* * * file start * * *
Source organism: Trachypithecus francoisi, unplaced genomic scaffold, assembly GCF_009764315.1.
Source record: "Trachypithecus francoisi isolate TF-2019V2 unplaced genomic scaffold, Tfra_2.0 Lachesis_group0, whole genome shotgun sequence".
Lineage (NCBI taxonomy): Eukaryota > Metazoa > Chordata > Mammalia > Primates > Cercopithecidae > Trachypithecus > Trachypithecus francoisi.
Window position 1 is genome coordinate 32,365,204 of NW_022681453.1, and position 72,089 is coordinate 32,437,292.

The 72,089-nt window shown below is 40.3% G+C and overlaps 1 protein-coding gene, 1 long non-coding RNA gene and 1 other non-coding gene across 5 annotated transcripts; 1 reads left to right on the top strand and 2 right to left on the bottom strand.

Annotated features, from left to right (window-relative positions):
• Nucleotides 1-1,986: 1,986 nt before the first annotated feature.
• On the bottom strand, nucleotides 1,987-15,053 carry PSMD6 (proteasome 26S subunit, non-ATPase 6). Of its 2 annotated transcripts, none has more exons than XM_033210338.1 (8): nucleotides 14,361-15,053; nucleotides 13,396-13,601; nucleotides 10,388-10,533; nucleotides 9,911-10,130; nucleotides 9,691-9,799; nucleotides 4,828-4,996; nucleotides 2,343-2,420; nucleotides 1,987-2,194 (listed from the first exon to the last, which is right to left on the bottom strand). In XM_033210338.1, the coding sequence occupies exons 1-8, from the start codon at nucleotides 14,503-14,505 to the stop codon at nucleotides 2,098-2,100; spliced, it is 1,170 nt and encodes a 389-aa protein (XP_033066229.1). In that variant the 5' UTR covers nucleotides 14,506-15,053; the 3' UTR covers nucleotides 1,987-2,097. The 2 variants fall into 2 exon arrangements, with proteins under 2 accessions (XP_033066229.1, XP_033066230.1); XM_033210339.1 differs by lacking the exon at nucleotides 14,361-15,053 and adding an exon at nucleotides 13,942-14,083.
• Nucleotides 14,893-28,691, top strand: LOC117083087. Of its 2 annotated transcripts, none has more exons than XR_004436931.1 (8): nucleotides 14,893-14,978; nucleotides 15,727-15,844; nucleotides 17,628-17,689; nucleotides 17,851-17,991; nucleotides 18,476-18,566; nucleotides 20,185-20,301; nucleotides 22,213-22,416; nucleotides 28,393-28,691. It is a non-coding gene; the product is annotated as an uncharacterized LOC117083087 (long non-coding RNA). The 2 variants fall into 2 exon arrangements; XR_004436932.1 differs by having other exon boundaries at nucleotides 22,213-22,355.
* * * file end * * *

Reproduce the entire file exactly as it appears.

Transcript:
Source organism: Trachypithecus francoisi, unplaced genomic scaffold, assembly GCF_009764315.1.
Source record: "Trachypithecus francoisi isolate TF-2019V2 unplaced genomic scaffold, Tfra_2.0 Lachesis_group0, whole genome shotgun sequence".
Lineage (NCBI taxonomy): Eukaryota > Metazoa > Chordata > Mammalia > Primates > Cercopithecidae > Trachypithecus > Trachypithecus francoisi.
Window position 1 is genome coordinate 32,365,204 of NW_022681453.1, and position 72,089 is coordinate 32,437,292.

The 72,089-nt window shown below is 40.3% G+C and overlaps 1 protein-coding gene, 1 long non-coding RNA gene and 1 other non-coding gene across 5 annotated transcripts; 1 reads left to right on the top strand and 2 right to left on the bottom strand.

Annotated features, from left to right (window-relative positions):
• Nucleotides 1-1,986: 1,986 nt before the first annotated feature.
• On the bottom strand, nucleotides 1,987-15,053 carry PSMD6 (proteasome 26S subunit, non-ATPase 6). Of its 2 annotated transcripts, none has more exons than XM_033210338.1 (8): nucleotides 14,361-15,053; nucleotides 13,396-13,601; nucleotides 10,388-10,533; nucleotides 9,911-10,130; nucleotides 9,691-9,799; nucleotides 4,828-4,996; nucleotides 2,343-2,420; nucleotides 1,987-2,194 (listed from the first exon to the last, which is right to left on the bottom strand). In XM_033210338.1, the coding sequence occupies exons 1-8, from the start codon at nucleotides 14,503-14,505 to the stop codon at nucleotides 2,098-2,100; spliced, it is 1,170 nt and encodes a 389-aa protein (XP_033066229.1). In that variant the 5' UTR covers nucleotides 14,506-15,053; the 3' UTR covers nucleotides 1,987-2,097. The 2 variants fall into 2 exon arrangements, with proteins under 2 accessions (XP_033066229.1, XP_033066230.1); XM_033210339.1 differs by lacking the exon at nucleotides 14,361-15,053 and adding an exon at nucleotides 13,942-14,083.
• Nucleotides 14,893-28,691, top strand: LOC117083087. Of its 2 annotated transcripts, none has more exons than XR_004436931.1 (8): nucleotides 14,893-14,978; nucleotides 15,727-15,844; nucleotides 17,628-17,689; nucleotides 17,851-17,991; nucleotides 18,476-18,566; nucleotides 20,185-20,301; nucleotides 22,213-22,416; nucleotides 28,393-28,691. It is a non-coding gene; the product is annotated as an uncharacterized LOC117083087 (long non-coding RNA). The 2 variants fall into 2 exon arrangements; XR_004436932.1 differs by having other exon boundaries at nucleotides 22,213-22,355.